Shadow communications minister, Malcolm Turnbull, has warned that NBN Co will be given “enormous power” under amendments to key National Broadband Network (NBN) legislation passed in the Senate late Friday.
According to Turnbull, the amendments to the National Broadband Network Companies Bill 2010 and Telecommunications Legislation Amendment (National Broadband Network Measures—Access Arrangements) Bill 2011 would allow the NBN Co to push private sector telecommunications providers, such as Telstra and Optus, out of the market.
“[The NBN Co] will be massively over-capitalised and as a consequence, it will need to find revenues wherever it can and the most obvious place to find them is by moving into the business of the private sector telcos, in particular the corporate and government businesses of the telcos,” he said.
According to Turnbull, the legislation allowed organisations, such as government departments and businesses with expenditure in the low tens of thousands of dollars, to acquire the telecommunications carrier’s licence and networking gear required to become a retail service provider and source wholesale services direct from NBN Co.
“What big company, what government department, what local council wouldn’t take advantage of that,” he said.
“The consequence being of course that Telstra and Optus and Macquarie Telecom and Vocus and Primus and all of the carriers that are marketing themselves to that government and corporate market will be out of business.”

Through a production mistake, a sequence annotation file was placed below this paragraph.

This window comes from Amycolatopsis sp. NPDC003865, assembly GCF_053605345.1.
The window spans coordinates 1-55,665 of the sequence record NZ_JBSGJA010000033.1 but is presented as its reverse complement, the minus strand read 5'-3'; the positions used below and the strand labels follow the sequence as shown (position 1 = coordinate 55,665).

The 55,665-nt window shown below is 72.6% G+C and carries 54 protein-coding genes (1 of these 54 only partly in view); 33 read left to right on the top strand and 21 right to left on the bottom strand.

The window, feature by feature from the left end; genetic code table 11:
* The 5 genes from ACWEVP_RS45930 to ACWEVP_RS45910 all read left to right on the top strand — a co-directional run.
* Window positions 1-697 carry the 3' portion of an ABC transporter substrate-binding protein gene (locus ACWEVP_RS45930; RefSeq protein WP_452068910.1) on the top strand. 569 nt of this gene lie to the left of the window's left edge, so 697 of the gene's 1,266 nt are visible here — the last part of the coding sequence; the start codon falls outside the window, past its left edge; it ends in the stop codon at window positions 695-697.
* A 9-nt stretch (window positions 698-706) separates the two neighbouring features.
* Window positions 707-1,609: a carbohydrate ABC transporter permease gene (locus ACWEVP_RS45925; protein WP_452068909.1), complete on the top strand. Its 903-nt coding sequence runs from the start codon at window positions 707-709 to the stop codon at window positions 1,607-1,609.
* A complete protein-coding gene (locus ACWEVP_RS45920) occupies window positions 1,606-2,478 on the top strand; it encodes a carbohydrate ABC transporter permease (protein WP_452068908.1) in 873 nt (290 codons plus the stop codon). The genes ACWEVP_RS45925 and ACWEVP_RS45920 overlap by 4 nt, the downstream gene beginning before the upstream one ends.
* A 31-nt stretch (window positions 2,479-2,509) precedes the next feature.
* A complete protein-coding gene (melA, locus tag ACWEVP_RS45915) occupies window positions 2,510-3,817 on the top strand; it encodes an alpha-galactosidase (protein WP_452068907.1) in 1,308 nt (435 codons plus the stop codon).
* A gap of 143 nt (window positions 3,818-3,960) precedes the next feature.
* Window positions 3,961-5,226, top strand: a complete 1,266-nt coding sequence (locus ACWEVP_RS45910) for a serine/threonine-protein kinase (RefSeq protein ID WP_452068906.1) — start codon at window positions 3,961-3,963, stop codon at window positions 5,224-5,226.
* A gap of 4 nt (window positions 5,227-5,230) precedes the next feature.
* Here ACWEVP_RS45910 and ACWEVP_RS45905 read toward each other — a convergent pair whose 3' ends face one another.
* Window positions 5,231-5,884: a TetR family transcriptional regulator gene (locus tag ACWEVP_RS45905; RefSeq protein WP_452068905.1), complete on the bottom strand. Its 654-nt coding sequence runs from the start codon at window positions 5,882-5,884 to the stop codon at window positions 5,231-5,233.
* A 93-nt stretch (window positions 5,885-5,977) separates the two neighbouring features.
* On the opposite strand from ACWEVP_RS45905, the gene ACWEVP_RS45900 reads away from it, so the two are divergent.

Turnbull said the amendments — some 23 pages worth and including 35 amendments just for the Access Arrangements Bill — had sent the telecommunications sector into a “furore”.
As reported by Computerworld Australia, Optus chief executive, Paul O’Sullivan, labelled the new amendments a “curve ball”, saying that the country’s second largest telco required reassurances from government around certain aspects of the bill.
“We’re concerned that they could alter the intent of all the legislation to create a level playing field and provide equivalence of access to all the players in the industry,” he said last week.
“We are looking at these amendments carefully; we are in a constructive discussion with government and we would hope to be able to get the necessary changes to these amendments that would allow us to support the bill being passed in the Senate.”
Telstra has also argued that the legislation could result in the erosion of its corporate and government customer base.
“We believe retail service providers will want to provide services to the utilities and the types they will want in the future,” Telstra director government relations, James Shaw, said at a Senate hearing into the National Broadband Network Measures-Access Arrangements Bill 2010.
“It is an area in which there is already competition and there should be no need for these organsiations (utilities) to deal directly with the NBN.”
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